Several archaeologists, once split over when human beings turned from nut collectors into rice farmers, seem to have solved their differences after collaborating on a project using methodologies agreed upon by both parties.
Dorian Fuller from the Institute of Archaeology, University College London, joined by Zheng Yunfei from Zhejiang Provincial Institute of Antiquity and Archaeology and a few other Chinese archaeologists, investigated rice remains at the Neolithic excavation site of Tianluoshan, part of the local Hemudu Neolithic Culture that goes back 7,000 years in Zhejing province.
In domesticated rice grains, the spikelet remains attached to the panicle, until it is threshed.
Their research reported in the most recent issue of Science magazine concludes that rice cultivation was slowly domesticated over the course of two or three millennia in the Lower Yangtze region of Zhejiang, China between 6,900 and 6,600 years ago.
"The Hemudu people may not have been the first to initiate rice cultivation, but they certainly did cultivate rice and eventually domesticate it," Zheng tells China Daily.
As one of the oldest rice cultivation bases in the world, Hemudu has attracted much research interest. But not everyone was convinced with the results.
Chinese archaeologists, believe that by the early Holocene (the period starting about 10,000 years ago), Neolithic people in both north and south China may have been harvesting wild rice and initiating rice cultivation that eventually led to domestication, according to Zheng.
Hence, when huge layers of rice remains were discovered in the Hemudu sites in the 1970s, Hemudu was immediately regarded as China's, and probably the world's, cradle of rice cultivation, says Zheng.
Fuller doubted the conclusion as it was based on "presumed domestication", with the long process of domestication "taken for granted, unproven and unquestioned".
Instead, Fuller argued in the study of agricultural origins, it is "prudent to presume plants are wild until evidence can be found to indicate domestication."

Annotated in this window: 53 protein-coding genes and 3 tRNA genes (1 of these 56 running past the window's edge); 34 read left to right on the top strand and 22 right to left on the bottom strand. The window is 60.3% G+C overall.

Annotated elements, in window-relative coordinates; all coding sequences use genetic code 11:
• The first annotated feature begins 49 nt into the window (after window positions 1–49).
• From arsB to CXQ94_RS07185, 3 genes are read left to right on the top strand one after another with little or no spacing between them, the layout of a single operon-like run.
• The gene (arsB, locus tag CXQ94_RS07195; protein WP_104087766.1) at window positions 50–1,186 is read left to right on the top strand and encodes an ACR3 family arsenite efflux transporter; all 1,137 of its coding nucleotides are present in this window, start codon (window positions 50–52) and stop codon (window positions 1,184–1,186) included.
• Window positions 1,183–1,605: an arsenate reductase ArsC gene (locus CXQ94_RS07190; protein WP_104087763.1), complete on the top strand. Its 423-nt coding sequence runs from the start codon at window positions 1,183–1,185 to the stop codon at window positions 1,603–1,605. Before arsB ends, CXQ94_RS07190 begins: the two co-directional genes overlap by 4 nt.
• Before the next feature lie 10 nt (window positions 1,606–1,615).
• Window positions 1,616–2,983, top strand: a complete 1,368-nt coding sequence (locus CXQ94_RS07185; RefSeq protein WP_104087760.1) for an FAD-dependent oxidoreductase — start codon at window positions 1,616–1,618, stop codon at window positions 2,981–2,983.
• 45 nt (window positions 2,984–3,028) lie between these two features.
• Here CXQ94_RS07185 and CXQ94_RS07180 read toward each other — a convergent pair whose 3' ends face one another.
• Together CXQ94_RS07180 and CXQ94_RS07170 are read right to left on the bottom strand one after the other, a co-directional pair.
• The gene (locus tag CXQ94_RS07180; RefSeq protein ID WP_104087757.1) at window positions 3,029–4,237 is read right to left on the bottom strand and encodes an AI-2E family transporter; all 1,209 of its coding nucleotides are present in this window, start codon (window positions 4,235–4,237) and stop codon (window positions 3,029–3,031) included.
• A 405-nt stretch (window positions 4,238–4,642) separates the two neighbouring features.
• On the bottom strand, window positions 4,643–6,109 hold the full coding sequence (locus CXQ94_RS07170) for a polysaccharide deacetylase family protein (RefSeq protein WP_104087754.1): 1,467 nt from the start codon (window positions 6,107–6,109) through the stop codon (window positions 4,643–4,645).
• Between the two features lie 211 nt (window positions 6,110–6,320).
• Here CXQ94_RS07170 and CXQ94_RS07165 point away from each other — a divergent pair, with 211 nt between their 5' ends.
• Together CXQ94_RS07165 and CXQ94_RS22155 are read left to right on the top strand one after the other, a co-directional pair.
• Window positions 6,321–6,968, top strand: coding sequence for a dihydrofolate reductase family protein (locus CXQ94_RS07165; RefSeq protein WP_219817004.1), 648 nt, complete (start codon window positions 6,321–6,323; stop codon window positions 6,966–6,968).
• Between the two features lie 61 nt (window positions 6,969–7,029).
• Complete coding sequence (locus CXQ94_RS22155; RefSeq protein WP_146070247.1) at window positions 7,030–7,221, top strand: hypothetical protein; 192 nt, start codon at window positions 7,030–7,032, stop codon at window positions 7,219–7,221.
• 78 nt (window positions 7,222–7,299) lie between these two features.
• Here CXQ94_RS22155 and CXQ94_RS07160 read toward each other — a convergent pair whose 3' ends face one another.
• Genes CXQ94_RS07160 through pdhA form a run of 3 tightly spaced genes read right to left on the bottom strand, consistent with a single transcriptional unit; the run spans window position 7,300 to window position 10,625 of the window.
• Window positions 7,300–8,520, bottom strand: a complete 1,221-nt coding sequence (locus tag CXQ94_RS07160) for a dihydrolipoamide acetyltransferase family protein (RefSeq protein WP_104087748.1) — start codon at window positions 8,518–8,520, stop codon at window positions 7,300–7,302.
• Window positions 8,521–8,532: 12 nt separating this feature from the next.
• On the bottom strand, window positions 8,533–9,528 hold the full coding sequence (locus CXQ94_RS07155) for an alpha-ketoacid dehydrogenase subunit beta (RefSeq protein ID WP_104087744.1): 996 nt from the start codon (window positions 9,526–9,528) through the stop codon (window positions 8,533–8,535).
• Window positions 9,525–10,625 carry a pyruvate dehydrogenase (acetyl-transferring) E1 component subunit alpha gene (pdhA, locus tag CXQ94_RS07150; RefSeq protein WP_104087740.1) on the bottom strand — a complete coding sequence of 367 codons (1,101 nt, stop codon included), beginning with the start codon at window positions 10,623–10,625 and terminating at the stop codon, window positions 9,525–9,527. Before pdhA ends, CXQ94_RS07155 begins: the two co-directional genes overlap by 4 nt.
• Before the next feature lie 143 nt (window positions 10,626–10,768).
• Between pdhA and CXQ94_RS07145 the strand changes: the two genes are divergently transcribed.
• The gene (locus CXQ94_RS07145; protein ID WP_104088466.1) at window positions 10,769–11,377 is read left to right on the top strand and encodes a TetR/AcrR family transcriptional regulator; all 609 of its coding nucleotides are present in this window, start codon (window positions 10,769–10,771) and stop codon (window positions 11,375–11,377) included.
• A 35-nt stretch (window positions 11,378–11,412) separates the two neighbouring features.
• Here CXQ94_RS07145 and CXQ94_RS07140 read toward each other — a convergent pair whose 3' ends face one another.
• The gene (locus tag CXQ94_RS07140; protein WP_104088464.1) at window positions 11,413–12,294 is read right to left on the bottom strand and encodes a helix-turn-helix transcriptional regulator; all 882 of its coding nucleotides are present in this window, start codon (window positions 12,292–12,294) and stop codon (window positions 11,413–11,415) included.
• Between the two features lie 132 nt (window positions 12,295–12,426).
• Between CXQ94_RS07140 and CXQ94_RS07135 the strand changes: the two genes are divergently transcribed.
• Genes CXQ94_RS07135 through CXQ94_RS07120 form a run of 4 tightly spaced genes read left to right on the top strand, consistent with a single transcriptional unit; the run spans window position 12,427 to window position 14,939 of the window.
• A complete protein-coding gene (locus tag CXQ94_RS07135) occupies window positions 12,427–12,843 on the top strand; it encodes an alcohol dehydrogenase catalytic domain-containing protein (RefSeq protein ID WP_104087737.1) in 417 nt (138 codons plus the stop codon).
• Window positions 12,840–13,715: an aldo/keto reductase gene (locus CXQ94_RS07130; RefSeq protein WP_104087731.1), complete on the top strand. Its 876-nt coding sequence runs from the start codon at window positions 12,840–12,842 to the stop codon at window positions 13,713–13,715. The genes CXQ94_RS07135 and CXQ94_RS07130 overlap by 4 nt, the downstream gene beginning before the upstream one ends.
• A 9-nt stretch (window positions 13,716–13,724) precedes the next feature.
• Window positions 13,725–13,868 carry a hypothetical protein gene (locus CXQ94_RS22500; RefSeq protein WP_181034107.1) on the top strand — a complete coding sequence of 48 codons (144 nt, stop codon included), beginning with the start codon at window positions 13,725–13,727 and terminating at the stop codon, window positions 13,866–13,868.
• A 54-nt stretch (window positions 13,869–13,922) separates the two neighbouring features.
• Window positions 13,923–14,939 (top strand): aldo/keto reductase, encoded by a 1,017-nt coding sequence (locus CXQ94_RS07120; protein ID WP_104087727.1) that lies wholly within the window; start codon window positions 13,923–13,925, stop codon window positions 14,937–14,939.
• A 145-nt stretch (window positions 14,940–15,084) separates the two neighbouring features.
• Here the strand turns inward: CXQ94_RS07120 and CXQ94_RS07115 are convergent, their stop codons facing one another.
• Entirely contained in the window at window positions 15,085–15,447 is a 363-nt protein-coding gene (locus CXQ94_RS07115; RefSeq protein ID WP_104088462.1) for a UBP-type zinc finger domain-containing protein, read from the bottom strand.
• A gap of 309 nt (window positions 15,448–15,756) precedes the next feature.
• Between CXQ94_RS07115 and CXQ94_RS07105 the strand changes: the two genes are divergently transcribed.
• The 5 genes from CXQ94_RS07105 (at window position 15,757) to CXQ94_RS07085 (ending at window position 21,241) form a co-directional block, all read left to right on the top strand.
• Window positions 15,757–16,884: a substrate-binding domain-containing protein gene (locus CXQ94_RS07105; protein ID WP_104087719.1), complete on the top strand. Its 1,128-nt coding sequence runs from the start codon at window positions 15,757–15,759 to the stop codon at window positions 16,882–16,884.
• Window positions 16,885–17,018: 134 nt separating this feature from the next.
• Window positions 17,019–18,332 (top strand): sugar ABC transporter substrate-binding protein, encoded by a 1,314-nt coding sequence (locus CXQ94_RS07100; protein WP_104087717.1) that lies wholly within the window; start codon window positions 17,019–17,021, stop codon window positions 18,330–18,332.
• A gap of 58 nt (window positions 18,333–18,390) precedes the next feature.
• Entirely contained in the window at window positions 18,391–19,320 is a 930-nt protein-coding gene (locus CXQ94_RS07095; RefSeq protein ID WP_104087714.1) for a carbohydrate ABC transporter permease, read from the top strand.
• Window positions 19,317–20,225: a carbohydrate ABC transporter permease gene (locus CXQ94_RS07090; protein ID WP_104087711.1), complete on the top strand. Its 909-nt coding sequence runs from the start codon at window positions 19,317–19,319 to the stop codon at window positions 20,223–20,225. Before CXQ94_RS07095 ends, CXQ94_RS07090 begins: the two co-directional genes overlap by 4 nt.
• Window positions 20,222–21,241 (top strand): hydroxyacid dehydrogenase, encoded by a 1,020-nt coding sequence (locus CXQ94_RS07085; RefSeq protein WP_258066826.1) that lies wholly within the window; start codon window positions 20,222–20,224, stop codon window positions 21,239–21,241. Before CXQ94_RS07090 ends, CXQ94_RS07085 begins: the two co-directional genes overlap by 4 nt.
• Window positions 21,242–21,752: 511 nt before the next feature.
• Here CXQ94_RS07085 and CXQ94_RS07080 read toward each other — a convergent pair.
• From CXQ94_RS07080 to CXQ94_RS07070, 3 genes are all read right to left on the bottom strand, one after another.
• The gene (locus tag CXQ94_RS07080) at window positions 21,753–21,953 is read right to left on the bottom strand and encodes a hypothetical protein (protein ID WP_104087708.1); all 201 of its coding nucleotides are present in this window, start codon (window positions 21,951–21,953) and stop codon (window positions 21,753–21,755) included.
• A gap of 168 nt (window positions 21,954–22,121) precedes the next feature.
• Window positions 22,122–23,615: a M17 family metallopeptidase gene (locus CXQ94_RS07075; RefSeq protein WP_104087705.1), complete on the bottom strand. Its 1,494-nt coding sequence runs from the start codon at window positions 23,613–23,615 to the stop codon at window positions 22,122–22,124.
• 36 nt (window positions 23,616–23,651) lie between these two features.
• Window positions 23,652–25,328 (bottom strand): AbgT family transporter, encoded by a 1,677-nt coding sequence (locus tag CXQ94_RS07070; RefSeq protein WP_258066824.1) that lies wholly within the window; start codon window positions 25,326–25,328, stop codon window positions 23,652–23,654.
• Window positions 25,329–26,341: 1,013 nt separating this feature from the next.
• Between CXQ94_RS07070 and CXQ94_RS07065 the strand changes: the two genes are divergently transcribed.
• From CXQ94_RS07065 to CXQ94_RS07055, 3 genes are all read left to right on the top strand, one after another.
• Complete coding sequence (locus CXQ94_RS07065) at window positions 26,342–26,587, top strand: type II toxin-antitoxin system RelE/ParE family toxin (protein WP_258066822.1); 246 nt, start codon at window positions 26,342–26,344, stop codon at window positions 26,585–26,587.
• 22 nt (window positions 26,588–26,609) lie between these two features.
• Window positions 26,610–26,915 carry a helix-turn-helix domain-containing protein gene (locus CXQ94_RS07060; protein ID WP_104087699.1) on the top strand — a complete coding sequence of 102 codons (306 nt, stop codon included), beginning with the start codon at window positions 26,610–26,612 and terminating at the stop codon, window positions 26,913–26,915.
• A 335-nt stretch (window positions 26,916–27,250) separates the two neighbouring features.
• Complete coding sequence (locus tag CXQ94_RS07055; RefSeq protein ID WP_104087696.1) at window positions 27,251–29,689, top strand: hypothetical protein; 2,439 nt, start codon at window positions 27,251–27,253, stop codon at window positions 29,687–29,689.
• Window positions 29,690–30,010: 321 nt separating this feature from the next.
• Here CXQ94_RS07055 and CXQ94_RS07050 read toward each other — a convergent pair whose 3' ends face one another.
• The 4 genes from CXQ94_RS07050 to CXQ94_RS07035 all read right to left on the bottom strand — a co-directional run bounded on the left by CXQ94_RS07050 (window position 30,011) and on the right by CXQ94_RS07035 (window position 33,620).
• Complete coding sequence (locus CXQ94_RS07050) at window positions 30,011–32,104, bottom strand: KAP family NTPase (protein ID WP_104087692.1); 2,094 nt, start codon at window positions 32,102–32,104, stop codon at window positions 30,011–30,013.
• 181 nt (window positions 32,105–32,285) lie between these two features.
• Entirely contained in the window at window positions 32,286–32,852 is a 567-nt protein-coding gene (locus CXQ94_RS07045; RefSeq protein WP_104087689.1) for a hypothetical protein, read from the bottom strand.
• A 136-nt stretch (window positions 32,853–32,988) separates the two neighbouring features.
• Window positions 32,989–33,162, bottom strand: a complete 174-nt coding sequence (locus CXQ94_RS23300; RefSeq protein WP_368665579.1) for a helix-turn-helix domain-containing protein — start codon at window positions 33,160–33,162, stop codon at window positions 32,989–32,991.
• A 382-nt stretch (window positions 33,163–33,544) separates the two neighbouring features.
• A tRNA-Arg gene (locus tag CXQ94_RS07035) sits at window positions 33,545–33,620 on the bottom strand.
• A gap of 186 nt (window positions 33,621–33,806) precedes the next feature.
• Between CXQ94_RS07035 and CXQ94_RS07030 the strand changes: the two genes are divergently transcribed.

Zheng and many other Chinese archaeologists disagreed, saying their research had uncovered traces of the domestication process in many Hemudu sites. They said they had been able to tell the wild grains from domesticated ones, from their sizes.
But professor Qin Ling from Peking University, who is a member of the research team, says: "Grain size is a very indicator as different varieties might have varied sizes in different climate and environment even over the same period of time. But Fuller wanted hard evidence."
Hence, the team turned to another important trait for rice domestication — loss of seed shattering.
Wild rice shatters automatically, while domesticated rice will not, even when it reaches maturity. It needs to be threshed, explains Qin.
As they dug at the Hemudu site, Qin explains, they observed that the percentage of rice remains among all plant remains went up from eight to 24 percent.
This pointed to the increasing dietary importance of rice over time at the site.
The researchers also separated the rice remains into three categories (wild, domestic, and immature) based on their shattering signs, and determined that as time progressed, the domestic type of rice had increased in occurrence from about 27 to 39 percent over the course of 300 years.
"It is on the basis of this indicator that we have come to our conclusion, convincing not only us but also others," says Qin.